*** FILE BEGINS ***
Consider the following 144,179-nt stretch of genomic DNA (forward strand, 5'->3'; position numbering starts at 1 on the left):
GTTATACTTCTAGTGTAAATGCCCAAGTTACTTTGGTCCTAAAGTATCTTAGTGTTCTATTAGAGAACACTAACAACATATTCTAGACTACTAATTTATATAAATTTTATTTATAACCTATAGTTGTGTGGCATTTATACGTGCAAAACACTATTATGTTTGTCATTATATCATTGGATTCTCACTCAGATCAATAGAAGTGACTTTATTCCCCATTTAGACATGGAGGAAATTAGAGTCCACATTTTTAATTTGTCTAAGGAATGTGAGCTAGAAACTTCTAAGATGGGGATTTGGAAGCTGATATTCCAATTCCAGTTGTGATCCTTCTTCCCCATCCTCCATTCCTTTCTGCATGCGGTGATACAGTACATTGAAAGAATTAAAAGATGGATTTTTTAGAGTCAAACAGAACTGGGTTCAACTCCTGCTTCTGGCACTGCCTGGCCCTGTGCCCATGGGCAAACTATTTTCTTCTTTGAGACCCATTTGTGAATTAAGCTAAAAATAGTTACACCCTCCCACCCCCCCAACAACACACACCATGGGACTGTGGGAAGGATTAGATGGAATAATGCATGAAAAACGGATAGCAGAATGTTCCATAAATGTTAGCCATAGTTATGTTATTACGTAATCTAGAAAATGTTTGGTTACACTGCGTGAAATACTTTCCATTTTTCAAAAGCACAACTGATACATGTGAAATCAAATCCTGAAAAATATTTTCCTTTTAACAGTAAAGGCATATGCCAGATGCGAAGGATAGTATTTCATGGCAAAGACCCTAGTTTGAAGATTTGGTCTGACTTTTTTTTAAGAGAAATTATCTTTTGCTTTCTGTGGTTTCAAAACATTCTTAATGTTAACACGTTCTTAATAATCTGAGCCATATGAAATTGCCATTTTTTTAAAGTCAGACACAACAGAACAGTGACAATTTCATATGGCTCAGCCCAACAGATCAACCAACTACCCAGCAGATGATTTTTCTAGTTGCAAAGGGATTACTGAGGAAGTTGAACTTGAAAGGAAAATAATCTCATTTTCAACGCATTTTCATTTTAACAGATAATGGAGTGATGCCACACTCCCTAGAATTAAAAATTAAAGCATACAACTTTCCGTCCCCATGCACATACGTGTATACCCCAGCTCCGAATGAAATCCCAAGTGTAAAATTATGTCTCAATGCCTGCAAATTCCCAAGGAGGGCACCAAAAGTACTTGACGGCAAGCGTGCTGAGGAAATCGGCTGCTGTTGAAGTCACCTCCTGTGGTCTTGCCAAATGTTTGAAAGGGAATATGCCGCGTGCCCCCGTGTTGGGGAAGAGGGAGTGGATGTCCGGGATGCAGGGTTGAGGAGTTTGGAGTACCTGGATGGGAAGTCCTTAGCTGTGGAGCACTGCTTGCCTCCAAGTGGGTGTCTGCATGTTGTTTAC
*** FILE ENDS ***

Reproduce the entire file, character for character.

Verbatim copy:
Consider the following 144,179-nt stretch of genomic DNA (forward strand, 5'->3'; position numbering starts at 1 on the left):
GTTATACTTCTAGTGTAAATGCCCAAGTTACTTTGGTCCTAAAGTATCTTAGTGTTCTATTAGAGAACACTAACAACATATTCTAGACTACTAATTTATATAAATTTTATTTATAACCTATAGTTGTGTGGCATTTATACGTGCAAAACACTATTATGTTTGTCATTATATCATTGGATTCTCACTCAGATCAATAGAAGTGACTTTATTCCCCATTTAGACATGGAGGAAATTAGAGTCCACATTTTTAATTTGTCTAAGGAATGTGAGCTAGAAACTTCTAAGATGGGGATTTGGAAGCTGATATTCCAATTCCAGTTGTGATCCTTCTTCCCCATCCTCCATTCCTTTCTGCATGCGGTGATACAGTACATTGAAAGAATTAAAAGATGGATTTTTTAGAGTCAAACAGAACTGGGTTCAACTCCTGCTTCTGGCACTGCCTGGCCCTGTGCCCATGGGCAAACTATTTTCTTCTTTGAGACCCATTTGTGAATTAAGCTAAAAATAGTTACACCCTCCCACCCCCCCAACAACACACACCATGGGACTGTGGGAAGGATTAGATGGAATAATGCATGAAAAACGGATAGCAGAATGTTCCATAAATGTTAGCCATAGTTATGTTATTACGTAATCTAGAAAATGTTTGGTTACACTGCGTGAAATACTTTCCATTTTTCAAAAGCACAACTGATACATGTGAAATCAAATCCTGAAAAATATTTTCCTTTTAACAGTAAAGGCATATGCCAGATGCGAAGGATAGTATTTCATGGCAAAGACCCTAGTTTGAAGATTTGGTCTGACTTTTTTTTAAGAGAAATTATCTTTTGCTTTCTGTGGTTTCAAAACATTCTTAATGTTAACACGTTCTTAATAATCTGAGCCATATGAAATTGCCATTTTTTTAAAGTCAGACACAACAGAACAGTGACAATTTCATATGGCTCAGCCCAACAGATCAACCAACTACCCAGCAGATGATTTTTCTAGTTGCAAAGGGATTACTGAGGAAGTTGAACTTGAAAGGAAAATAATCTCATTTTCAACGCATTTTCATTTTAACAGATAATGGAGTGATGCCACACTCCCTAGAATTAAAAATTAAAGCATACAACTTTCCGTCCCCATGCACATACGTGTATACCCCAGCTCCGAATGAAATCCCAAGTGTAAAATTATGTCTCAATGCCTGCAAATTCCCAAGGAGGGCACCAAAAGTACTTGACGGCAAGCGTGCTGAGGAAATCGGCTGCTGTTGAAGTCACCTCCTGTGGTCTTGCCAAATGTTTGAAAGGGAATATGCCGCGTGCCCCCGTGTTGGGGAAGAGGGAGTGGATGTCCGGGATGCAGGGTTGAGGAGTTTGGAGTACCTGGATGGGAAGTCCTTAGCTGTGGAGCACTGCTTGCCTCCAAGTGGGTGTCTGCATGTTGTTTAC